The two phrases “Abenomics” and the “BOJ’s Shock and Awe Monetary Easing” are all over the headlines about Japan. Prime Minister Abe unveiled his economic policy late last year calling for a 3% annual nominal gross domestic product (GDP) growth target and an aggressive monetary easing by the BOJ (The Bank of Japan) to achieve 2% inflation. The BOJ unleashed the world’s most intense burst of monetary stimulus last month promising to double the monetary base to 270 trillion yen ($2.7 trillion) by the end of 2014 to defeat deflation.
How effective so far?
Both “Abenomics” and “Shock and Awe Easing” have had a positive effect in that the bold monetary easing has resulted in a shift in sentiment that the Japanese economy will finally come out of the long, dark tunnel (see chart). First quarter GDP came in ahead of market expectations at an annualized rate of 3.5%. However, the demand deflator (the amount of GDP growth attributed to price changes) suggests that inflation is still conspicuously absent. Despite weak indications of current inflation, the April consumer confidence survey showed a big jump in the proportion of households expecting inflation to be 2% or even higher in a year’s time. This is exactly what Yale Professor Hamada, a special economic advisor to Abe, means when he says that current policies “work upon people’s expectations,” or in other words, change the deflationary mindset to an inflationary one.
What is supposed to happen next? Our on the ground research suggests that there may be a modest boost to real income in coming months, a welcome change to Japanese wage earners who have seen their incomes declining faster than consumer price inflation (CPI) since 1998. The expectation is that higher real wages will translate into increased
consumer spending. In an effort to evaluate what the policy implications are for the longer term, the “Takahashi policy” (1932-36) may provide a useful template. Korekiyo Takahashi held positions such as the Governor of the BOJ in 1911, the Prime Minister from 1921 to 1922 and the Ministry of Finance multiple times. We find this period relevant because there are many similarities in the economic and social backdrop between now and then: 1) the combination of long-standing deflation and a strong yen (Showa Depression in 1927 vs. Japan’s Lost Decade), 2) damage from a major earthquake (Great Kanto Earthquake in 1932 vs. Tohoku Earthquake in 2011) and 3) global depression triggered by a U.S. financial crisis (Great Depression vs. Lehman Crisis).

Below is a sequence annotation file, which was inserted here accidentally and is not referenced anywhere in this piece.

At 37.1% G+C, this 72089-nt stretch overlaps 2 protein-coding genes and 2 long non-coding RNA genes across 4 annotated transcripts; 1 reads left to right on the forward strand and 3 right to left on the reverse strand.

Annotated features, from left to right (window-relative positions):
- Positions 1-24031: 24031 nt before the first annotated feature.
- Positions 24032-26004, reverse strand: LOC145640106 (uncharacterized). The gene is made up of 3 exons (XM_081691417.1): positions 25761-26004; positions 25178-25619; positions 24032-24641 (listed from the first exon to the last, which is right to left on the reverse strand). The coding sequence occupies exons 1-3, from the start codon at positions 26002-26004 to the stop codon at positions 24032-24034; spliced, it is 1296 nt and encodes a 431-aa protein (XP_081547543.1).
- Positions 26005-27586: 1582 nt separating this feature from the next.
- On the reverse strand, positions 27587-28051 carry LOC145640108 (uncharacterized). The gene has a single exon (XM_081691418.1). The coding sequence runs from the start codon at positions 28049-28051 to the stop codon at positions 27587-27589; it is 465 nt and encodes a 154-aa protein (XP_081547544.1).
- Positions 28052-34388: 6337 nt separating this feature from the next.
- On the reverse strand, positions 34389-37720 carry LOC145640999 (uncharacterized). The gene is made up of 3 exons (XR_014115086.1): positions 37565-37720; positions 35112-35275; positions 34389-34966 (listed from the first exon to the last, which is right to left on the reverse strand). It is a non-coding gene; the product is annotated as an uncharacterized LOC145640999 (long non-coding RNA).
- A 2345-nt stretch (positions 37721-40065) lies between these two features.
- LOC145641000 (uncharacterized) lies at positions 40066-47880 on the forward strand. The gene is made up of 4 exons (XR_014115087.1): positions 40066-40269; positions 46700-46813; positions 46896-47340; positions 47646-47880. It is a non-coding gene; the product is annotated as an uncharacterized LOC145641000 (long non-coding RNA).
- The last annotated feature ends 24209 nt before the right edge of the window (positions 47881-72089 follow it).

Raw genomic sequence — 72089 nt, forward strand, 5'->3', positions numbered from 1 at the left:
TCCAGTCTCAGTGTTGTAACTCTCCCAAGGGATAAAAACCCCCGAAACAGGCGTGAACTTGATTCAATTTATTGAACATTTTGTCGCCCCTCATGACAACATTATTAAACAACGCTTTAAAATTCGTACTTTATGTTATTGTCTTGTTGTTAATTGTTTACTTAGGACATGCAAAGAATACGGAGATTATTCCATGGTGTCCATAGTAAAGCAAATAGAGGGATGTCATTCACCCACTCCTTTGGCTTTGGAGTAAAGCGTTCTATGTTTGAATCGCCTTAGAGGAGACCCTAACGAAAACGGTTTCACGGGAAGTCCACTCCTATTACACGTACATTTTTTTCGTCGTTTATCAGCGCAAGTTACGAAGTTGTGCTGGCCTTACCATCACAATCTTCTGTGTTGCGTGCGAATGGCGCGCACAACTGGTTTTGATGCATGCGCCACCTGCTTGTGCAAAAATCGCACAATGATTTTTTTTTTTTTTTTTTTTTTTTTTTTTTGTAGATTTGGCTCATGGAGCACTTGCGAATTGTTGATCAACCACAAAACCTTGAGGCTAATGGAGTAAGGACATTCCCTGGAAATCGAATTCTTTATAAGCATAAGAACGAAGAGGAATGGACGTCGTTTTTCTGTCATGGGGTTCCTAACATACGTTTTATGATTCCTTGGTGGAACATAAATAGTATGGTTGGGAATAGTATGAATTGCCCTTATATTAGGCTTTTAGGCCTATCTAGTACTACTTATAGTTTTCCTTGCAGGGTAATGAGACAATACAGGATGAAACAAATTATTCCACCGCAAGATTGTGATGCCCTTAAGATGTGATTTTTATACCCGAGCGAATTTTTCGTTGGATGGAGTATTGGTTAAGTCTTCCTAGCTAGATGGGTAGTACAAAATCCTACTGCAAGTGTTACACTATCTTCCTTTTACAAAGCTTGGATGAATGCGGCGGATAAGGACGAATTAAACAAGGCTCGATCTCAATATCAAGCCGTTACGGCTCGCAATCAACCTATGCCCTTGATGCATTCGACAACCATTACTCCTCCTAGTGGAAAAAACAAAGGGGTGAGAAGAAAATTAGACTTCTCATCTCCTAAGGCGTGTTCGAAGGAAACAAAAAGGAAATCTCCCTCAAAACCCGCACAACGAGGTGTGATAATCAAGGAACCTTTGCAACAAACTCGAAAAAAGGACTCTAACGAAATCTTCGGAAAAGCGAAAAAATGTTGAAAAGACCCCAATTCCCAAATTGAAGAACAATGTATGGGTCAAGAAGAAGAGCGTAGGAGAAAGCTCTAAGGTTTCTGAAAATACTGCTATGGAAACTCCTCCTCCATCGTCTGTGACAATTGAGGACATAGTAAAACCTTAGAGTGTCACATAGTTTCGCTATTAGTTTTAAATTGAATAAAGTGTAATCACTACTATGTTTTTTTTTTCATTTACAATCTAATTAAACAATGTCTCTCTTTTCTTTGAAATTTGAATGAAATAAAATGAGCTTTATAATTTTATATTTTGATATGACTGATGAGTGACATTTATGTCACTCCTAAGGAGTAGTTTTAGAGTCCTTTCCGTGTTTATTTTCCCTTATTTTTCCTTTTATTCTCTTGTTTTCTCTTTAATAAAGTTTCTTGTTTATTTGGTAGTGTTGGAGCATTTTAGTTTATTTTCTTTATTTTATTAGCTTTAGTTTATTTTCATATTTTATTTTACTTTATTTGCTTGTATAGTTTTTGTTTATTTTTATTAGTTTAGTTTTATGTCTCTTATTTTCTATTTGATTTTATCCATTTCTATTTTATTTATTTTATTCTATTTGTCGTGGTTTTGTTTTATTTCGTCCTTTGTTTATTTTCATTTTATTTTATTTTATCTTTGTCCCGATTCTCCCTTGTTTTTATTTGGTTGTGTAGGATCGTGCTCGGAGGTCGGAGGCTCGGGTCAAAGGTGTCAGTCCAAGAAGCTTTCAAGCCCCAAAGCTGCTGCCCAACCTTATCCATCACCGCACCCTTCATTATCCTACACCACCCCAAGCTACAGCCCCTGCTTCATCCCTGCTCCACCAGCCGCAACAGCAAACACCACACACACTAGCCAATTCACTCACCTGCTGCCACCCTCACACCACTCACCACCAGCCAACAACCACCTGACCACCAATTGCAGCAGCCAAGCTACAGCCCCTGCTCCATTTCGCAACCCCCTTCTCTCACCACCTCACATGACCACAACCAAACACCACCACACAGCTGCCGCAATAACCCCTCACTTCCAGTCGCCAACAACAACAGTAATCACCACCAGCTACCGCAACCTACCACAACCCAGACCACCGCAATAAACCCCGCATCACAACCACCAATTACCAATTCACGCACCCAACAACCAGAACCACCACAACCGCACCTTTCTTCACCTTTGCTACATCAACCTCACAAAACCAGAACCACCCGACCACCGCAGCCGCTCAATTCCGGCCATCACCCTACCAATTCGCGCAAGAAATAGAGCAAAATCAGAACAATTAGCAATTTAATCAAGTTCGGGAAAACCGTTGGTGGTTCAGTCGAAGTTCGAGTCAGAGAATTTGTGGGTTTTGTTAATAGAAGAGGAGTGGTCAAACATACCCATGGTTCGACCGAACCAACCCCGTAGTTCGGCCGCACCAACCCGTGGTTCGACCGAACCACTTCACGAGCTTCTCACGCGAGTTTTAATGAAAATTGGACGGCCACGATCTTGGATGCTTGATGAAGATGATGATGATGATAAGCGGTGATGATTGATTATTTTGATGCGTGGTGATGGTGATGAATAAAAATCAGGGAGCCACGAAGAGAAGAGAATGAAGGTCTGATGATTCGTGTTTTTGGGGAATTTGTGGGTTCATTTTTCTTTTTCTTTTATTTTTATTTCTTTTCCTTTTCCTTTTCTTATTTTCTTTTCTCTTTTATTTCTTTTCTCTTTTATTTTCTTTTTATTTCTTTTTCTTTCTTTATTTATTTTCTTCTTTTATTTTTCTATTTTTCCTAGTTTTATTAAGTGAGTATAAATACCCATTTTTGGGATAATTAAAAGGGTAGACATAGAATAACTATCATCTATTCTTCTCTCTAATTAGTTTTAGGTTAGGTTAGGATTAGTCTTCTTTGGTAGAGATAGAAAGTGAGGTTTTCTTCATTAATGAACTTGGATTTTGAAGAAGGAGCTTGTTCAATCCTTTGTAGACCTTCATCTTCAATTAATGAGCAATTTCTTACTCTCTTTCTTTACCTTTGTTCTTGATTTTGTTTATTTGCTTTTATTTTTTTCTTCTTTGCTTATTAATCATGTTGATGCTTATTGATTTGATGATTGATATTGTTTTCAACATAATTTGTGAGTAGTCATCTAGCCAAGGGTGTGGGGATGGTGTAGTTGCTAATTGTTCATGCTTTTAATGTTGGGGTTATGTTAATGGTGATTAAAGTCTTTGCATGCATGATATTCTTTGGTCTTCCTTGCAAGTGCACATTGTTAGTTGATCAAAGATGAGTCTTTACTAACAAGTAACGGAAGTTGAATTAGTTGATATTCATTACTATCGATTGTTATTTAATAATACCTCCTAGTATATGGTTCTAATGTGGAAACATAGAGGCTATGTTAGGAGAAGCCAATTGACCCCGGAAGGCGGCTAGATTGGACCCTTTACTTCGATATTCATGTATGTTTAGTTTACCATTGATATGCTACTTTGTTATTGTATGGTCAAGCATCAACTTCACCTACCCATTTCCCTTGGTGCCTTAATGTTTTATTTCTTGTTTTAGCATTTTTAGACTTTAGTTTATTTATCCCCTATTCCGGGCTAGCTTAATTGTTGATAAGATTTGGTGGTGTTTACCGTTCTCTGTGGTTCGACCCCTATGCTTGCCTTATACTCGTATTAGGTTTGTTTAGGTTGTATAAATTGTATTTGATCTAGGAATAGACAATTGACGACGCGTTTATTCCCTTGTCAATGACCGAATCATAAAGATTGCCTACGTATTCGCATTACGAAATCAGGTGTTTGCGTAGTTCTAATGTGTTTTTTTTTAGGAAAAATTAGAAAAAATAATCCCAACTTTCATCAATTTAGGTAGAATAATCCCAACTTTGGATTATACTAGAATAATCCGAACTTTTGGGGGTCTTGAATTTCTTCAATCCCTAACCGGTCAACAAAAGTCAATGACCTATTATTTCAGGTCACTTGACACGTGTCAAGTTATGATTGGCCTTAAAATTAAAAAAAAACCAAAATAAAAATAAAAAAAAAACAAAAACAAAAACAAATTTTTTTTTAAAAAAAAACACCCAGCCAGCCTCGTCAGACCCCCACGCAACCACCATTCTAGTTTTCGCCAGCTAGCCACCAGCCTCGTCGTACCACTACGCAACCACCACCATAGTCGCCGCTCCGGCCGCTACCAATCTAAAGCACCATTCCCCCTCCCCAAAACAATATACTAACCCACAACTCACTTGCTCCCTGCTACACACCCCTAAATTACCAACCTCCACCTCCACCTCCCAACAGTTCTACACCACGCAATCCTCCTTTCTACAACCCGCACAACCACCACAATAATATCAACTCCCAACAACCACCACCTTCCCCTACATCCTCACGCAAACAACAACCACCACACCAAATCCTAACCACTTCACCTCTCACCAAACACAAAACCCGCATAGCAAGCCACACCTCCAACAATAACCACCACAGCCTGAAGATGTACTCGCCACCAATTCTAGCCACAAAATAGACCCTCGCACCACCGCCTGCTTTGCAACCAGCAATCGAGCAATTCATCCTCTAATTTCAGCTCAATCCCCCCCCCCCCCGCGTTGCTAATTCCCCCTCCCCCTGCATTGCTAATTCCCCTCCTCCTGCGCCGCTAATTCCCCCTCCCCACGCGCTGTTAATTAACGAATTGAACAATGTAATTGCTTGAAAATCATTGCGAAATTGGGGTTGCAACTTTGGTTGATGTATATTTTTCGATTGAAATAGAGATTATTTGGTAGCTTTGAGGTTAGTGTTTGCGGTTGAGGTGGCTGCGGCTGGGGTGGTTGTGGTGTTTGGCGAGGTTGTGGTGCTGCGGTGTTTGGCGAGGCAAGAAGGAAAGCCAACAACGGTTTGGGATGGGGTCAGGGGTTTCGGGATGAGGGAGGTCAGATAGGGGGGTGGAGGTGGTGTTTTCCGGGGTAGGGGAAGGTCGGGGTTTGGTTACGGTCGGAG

Further, there are similarities in the policies themselves. “Abenomics” consists of three arrows: 1) bold monetary easing, 2) fiscal stimulus and 3) reforms to stimulate private investment. Takahashi’s policy was similar in the sense it carried out an aggressive stimulus both on the monetary and fiscal front. Takahashi suspended the gold standard and ordered a gold embargo on his very first day in office, which significantly increased the flexibility of financial policies. Subsequently, he adopted his monetary policy allowing the BOJ to purchase bonds issued by the government, a practice which went on 14 years. These measures catalyzed the yen to devalue by almost 50% against the U.S. dollar (about 30% yen decline in the past six months) followed by increases in import prices, and eventually the price increases translated from wholesale prices to consumer prices, resulting in mild inflation. He also allocated significant amount of government budgets to public investments, which increased the level of dependence of government revenues on public bond issuance to about 70% (about 50% currently). Eventually real Gross National Product (GNP) grew at an annual rate of 5.8% after Takahashi’s Policy was implemented (GNP growth 0.5% in 1929, 1.1% in 1930 and 0.4% in 1931), initially driven by exports and later by consumption and capex. Employment improved in 1933 and nominal wages started to go up with about a 12 month lag. It seems clear that “Abenomics” and “BOJ’s Shock and Awe Easing” are modeled on Takahashi’s policy and therefore we can use the outcome of the Takahashi experience to inform our current expectations.
What to do from here?
Since we wrote our view on Japan in November 2012 (declining yen driven by aggressive monetary policy leading to market appreciation), the Nikkei index has soared about 70% and the yen has declined about 30%. We wouldn’t be surprised if the Japanese equity market takes a breather in the near-term, but this would create a good entry for people who have missed the rally. We are looking for the following catalysts to produce the next move higher in the stock market: 1) growth initiatives from the government to be announced next month which include putting together a policy to address the financial imbalances among the government sector, corporate sector and household sector, 2) reinforcement of popular support for the government’s mandate (The Liberal Demographic Party’s presumed victory in the upper house election in July), 3) decision of government pension funds to increase equity exposure in their long-term strategic asset allocation, 4) setting up special economic zones for foreign companies as a part of future growth initiatives coupled with relaxing visa requirements to foreigners (prelude to easing of immigration policy), 5) decision on the 2020-Olympic host city (Tokyo, Istanbul or Madrid) in fall 2013 and 6) other themes include passage of casino registration, a policy to raise women’s labor participation to address the issue of the structural decline of labor force, etc.
We need to keep watching the Japanese government bond market where yields have spiked up in the last few days, but so far it seems like a “benign yield spike” (yield pick-up driven by economic recovery, not by renewed expectation of deflation), which we guess is exactly what the BOJ Governor Kuroda has been envisioning.
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